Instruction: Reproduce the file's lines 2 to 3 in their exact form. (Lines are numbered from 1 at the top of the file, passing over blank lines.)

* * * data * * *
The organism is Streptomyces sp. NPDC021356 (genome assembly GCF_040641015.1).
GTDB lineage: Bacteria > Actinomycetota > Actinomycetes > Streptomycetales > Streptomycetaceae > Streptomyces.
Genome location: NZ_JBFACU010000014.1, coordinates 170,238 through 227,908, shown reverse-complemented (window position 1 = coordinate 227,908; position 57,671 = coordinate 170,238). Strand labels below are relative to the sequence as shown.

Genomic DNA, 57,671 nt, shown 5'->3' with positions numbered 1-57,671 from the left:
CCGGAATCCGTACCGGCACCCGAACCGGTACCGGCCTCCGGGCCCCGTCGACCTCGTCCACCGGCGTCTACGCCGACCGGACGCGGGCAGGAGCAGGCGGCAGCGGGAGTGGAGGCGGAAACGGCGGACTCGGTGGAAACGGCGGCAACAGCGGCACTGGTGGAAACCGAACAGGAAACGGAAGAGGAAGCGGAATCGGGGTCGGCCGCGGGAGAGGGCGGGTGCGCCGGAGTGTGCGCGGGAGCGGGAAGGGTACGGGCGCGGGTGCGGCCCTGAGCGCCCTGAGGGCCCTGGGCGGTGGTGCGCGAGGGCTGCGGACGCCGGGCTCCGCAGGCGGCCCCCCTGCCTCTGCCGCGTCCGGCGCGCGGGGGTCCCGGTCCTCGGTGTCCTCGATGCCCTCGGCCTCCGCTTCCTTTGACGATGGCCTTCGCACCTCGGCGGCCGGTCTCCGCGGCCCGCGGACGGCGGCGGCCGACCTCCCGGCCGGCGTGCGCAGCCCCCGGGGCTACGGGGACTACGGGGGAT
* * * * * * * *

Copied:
GTDB lineage: Bacteria > Actinomycetota > Actinomycetes > Streptomycetales > Streptomycetaceae > Streptomyces.
Genome location: NZ_JBFACU010000014.1, coordinates 170,238 through 227,908, shown reverse-complemented (window position 1 = coordinate 227,908; position 57,671 = coordinate 170,238). Strand labels below are relative to the sequence as shown.